Hurricane Sandy Rebuilding Strategy: Helping Communities Prepare for the Impacts of a Changing Climate
Ed. note: This is cross-posted from hud.gov. See the original post here.
From New Orleans to Cedar Rapids to Tuscaloosa to Minot – I have walked the streets and looked in the eyes of families whose lives have come crashing down around them under nature’s wrath.
But nothing prepared me to come back home to New York City last October and look in the eyes of my friend who lost his daughter to Hurricane Sandy. Nothing prepared me to see neighborhoods—many of which had served as the backdrop of my childhood—completely unrecognizable.
This was all due to the devastating storm that hit our shores in the fall with a power and a fury unlike anything most of us had ever seen before. Entire neighborhoods were flooded. Families and small business owners lost everything in a single night. Infrastructure was torn apart. In short, it was one of the most painful chapters in the region’s history and the Obama administration has been committed to helping communities turn the page.
We have worked closely with State and Local governments up and down the East Coast to help prepare for and respond to the storm. Within a week of Sandy making landfall we had 17,000 federal responders on the ground, helping displaced families find shelter and getting communities back on their feet.
In addition, the scope of the damage made clear that more assistance was needed, which is why the President fought for, and Congress ultimately passed, a supplemental funding bill providing tens of billions of dollars to help rebuild impacted communities.
The President also knew that we needed to do two key things: cut red tape to get assistance where it was needed as quickly as possible, and coordinate the efforts of all of the Federal agencies to support local communities as they rebuilt in a way that made them more resilient.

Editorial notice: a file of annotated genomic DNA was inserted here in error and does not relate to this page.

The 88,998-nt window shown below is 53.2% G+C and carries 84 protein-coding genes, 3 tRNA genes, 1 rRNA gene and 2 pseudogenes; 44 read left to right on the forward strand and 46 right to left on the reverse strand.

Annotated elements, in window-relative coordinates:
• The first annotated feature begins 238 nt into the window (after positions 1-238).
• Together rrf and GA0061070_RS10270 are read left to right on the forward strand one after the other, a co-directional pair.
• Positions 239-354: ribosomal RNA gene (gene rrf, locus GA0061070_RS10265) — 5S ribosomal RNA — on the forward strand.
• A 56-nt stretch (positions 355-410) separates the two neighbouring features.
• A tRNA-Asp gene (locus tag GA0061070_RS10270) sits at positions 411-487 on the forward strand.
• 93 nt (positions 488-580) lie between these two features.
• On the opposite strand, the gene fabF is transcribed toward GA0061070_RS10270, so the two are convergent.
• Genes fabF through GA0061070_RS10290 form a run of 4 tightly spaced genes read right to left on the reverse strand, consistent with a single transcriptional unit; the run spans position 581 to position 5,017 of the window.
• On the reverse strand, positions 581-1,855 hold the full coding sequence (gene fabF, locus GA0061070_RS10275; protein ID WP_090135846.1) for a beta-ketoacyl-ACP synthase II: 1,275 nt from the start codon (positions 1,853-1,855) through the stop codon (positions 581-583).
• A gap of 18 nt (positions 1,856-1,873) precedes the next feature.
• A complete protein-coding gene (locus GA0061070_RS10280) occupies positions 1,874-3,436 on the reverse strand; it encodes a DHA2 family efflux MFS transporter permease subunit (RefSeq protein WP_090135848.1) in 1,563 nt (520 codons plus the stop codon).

That’s why he created the Hurricane Sandy Rebuilding Task Force, which I have the honor to chair.
For the past six months we have worked closely with our Federal partners to find ways to get funding and other assistance where it’s needed more effectively and efficiently. To date, the Administration has provided assistance to nearly 255,000 people and thousands of businesses. FEMA alone has provided $12 billion in funding to individuals and communities.
Additional funding from the supplemental funding bill continues to flow into the region.
And, today, I’m proud to release the Hurricane Sandy Task Force’s Rebuilding Strategy– which will help guide the investment of these funds and, in the bigger picture, assist communities across the nation in preparing for the increasing risks caused by extreme weather.
The President has been clear – most recently in his Climate Action Plan – that we have an obligation to protect the planet for the next generation, just as our parents and grandparents handed us a better planet. He has outlined a plan to cut carbon pollution that harms our health and our planet – and that is contributing to greater risks of asthma attacks and more severe floods and heat waves that drive up food prices.
He has also been clear that, as we take responsible steps to cut carbon pollution, we must prepare communities across the country for the impacts of climate change, many of which are already being felt.
The Hurricane Sandy Rebuilding Task Force’s Rebuilding Strategy lays out a series of recommendations that will help the Sandy-impacted region rebuild in a way that will prepare them for these impacts – and that will serve as models for communities across the country.
For highlights from the Rebuilding Strategy, click here.
To read the entire Rebuilding Strategy, click here.